Firefighter Buettner answers Australian call for help

An area wildland firefighter is back home after spending more than a month fighting bushfires in Australia.

Kevin Buettner works as a fire technician at the Denare Beach Forest Protection Base, working with the provincial public safety agency. When the call comes, he’s typically among the first firefighting personnel in Saskatchewan to travel to fight blazes. Working mostly in operation, he’s travelled throughout western Canada and the U.S. fighting fires – 2000 in Montana, 2014 in Oregon, three separate tours in B.C. and, closer to home, fighting prominent fires like those around La Ronge in 2015 and the Granite fire in 2017.

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When Buettner first heard about the Australia fires on the news, he wanted to help.

“People asked, ‘Why would you volunteer for that?’ It’s what I do. It’s what I’ve done for 40 years now. It’s not anything new. The timing is a little different, but when they’re in need, they’re looking for bodies to fill that. You pretty much have to go and get help where we can,” he said.

“It was just relief for those guys. They’ve been going hard for two months over there, and they’re just getting into their summer.”

During recent severe fire situations closer to home, including large-scale forest fires in British Columbia, Australian firefighters have come to Canada to help the battle. For Buettner and for others, heading to Australia was about returning the favour.

“They’ve been over here three of the last four years. We've always had a fairly good rapport with them coming up now. This is the first opportunity for us, as a Canadian agency, to go over there. Twice now, when I’ve been fighting fires in B.C., I’ve turned it over to Australian teams.”

Buettner headed to Australia in early December as part of the first crew of Canadians to hit the ground down under. He was one of the first who volunteered to go.

Stationed in New South Wales, Buettner fought the fires for 38 days before returning home early this month.

“It’s hard to even get your mind around the size of it. When I went, there were 20 of us who went over there through CIFFC (Canadian Interagency Forest Fire Centre). Twenty of us went on the first go and we were split into four groups. We were basically on the one fire, some of us on the one side, kind of all the way around the fire,” he said.

The scale of devastation is unlike anything Buettner had seen before. As of Jan. 20, nearly 20 million hectares of land, including thousands of buildings and homes, had burned to ash.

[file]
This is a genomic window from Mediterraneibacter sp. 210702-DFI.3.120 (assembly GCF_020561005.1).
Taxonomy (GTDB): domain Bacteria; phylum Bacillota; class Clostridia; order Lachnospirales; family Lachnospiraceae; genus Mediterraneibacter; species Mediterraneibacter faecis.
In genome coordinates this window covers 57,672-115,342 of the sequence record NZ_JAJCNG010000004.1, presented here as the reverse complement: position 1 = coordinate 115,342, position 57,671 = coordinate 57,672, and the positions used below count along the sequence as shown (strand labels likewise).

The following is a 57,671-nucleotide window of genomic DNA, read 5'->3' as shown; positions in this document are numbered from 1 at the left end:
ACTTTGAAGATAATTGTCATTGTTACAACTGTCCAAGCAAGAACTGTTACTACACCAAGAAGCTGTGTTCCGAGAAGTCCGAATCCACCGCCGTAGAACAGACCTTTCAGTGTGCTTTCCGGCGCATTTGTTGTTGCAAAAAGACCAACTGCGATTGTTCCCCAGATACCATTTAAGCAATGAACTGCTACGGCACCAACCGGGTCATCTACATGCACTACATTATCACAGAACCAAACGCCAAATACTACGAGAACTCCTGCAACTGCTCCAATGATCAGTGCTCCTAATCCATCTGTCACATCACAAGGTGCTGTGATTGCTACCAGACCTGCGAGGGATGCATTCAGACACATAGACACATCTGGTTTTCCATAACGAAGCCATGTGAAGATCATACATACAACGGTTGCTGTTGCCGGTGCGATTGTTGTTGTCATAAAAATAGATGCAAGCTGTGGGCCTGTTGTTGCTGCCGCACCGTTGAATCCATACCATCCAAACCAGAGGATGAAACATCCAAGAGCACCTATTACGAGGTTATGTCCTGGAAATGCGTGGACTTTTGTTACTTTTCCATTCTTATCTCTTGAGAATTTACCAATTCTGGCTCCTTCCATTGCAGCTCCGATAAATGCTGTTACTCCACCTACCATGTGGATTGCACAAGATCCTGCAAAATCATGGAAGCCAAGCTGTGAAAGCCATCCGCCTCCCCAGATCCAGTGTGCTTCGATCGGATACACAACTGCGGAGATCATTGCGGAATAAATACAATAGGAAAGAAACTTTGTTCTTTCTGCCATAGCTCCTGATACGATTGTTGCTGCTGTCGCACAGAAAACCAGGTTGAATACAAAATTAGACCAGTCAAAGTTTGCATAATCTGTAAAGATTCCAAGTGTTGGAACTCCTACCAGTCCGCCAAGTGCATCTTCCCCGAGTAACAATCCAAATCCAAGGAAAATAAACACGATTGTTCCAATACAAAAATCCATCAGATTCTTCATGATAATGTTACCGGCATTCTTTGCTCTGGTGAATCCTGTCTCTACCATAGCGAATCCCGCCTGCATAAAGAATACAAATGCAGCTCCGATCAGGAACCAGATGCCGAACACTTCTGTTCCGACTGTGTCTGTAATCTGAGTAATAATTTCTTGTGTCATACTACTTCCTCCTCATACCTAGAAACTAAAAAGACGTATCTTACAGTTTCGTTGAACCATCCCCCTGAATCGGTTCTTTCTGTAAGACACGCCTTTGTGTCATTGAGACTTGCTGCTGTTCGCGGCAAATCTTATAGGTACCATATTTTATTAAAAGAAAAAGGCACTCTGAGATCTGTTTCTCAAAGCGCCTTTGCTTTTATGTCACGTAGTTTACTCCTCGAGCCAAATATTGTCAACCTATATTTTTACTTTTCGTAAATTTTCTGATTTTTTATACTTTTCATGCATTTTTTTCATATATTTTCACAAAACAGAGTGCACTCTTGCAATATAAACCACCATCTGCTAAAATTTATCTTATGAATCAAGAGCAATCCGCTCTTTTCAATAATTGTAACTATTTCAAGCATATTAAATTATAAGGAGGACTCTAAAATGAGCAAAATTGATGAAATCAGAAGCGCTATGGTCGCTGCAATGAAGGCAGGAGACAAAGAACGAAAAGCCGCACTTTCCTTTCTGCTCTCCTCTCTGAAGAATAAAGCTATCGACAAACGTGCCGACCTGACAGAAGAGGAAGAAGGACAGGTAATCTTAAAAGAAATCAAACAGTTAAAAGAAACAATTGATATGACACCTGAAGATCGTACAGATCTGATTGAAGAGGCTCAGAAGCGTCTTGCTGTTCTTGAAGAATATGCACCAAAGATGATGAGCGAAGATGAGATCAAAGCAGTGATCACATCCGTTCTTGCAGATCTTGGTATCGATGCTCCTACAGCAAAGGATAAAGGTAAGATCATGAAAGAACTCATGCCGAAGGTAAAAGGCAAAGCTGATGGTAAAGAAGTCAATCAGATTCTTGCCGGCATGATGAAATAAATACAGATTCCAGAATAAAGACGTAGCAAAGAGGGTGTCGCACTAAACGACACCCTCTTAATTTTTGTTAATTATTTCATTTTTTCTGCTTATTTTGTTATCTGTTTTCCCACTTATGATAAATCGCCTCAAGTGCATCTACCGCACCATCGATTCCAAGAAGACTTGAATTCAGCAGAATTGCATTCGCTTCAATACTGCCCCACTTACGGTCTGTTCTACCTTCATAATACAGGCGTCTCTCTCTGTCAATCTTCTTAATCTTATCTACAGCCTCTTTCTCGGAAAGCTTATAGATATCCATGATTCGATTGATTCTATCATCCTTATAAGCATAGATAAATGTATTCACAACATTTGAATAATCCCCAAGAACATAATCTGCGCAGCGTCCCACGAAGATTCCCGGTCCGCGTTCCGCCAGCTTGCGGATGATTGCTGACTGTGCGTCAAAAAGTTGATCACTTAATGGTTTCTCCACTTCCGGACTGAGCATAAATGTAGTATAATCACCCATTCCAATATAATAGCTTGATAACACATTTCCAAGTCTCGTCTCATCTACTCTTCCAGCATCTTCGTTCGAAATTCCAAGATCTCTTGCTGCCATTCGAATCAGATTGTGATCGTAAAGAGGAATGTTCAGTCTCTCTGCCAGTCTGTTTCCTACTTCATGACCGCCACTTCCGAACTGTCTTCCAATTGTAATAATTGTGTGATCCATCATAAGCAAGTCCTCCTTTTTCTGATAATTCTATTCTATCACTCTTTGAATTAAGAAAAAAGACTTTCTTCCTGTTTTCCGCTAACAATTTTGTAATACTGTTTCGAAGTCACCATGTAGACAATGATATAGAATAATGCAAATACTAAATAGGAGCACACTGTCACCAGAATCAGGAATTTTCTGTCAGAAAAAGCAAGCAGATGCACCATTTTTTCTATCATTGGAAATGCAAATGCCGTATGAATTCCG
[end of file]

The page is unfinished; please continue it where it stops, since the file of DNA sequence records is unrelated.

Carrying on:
“When I measured, the one that we were on was about 500 kilometres long. It’s only 700 across the province. That’s one. They’ve got 10 or 12 of these things going just in New South Wales. Now Victoria is starting up, now Western Australia is starting up. The sheer size of it is mindblowing,” Buettner said.

At least 20 people, along with likely hundreds of thousands of animals, have died as a result of the fires. A sizable chunk of the area burned in New South Wales was due to the fire Buettner was assigned to fight.

“If you think, in our country, if we had a fire from here to Prince Albert or from here to La Ronge, continuous, it would shock you. It’s up to around five million hectares burning now,” he said.

In Australia, Buettner mainly served as a plant manager, coordinating heavy equipment like bulldozers, loaders, water trucks and excavators for use on the fire line. Later in his stint, Buettner worked in what is called “make safe” – rehabilitating roads and removing debris and detritus from areas firefighters needed to access.

There are differences that had to be overcome for Buettner – not the least of which was learning some of the local slang, used not only by residents but by some of the Australian “fireys”.

“I got a list of all the terms and what they actually mean. It’s about three pages long,” he joked.

“Anywhere in Australia, even if we were in the community, people would go, ‘Oh, you’re the guys from Canada!’ and come up and talk to you and thank you. We get into the airports and you’re getting ovations on the airplane, they’d announce that they were transporting the Canadians back – of course, we’re on an Air Canada flight, but still.”

A more difficult change is the difference in vegetation – with a number of eucalyptus and gum trees and long-term drought conditions, fire can travel and grow fast.

“There’s this gum tree that’s got a real loose bark – that's where they get all these ember showers from. The rates of which fire will take off and spread seems a lot worse over there,” he said.

“Compound that with the fact they’re in a two-year drought. What’s typically rainforest and often flooded is now burning. They’ve never had fire in that valley or in that area like this, because the fire comes off the ridge, comes down the hill, hits the rainforest and it stops. Now, it’s so dry in there that it goes right through it, out the other side and keeps on going.”

Back at home, Buettner said he wouldn’t rule out returning to Australia to help out. More Canadian fire personnel are willing to go help, but some Saskatchewan fire personnel have stayed home to prepare for the coming forest fire season at home.

Buettner thanked his family for being by his side throughout the travel and long hours, both at home and abroad.

“If they’re still looking for people and and the calls keep coming, I’d consider going. I said ‘the first thing is, my wife has to approve it,’” he said.

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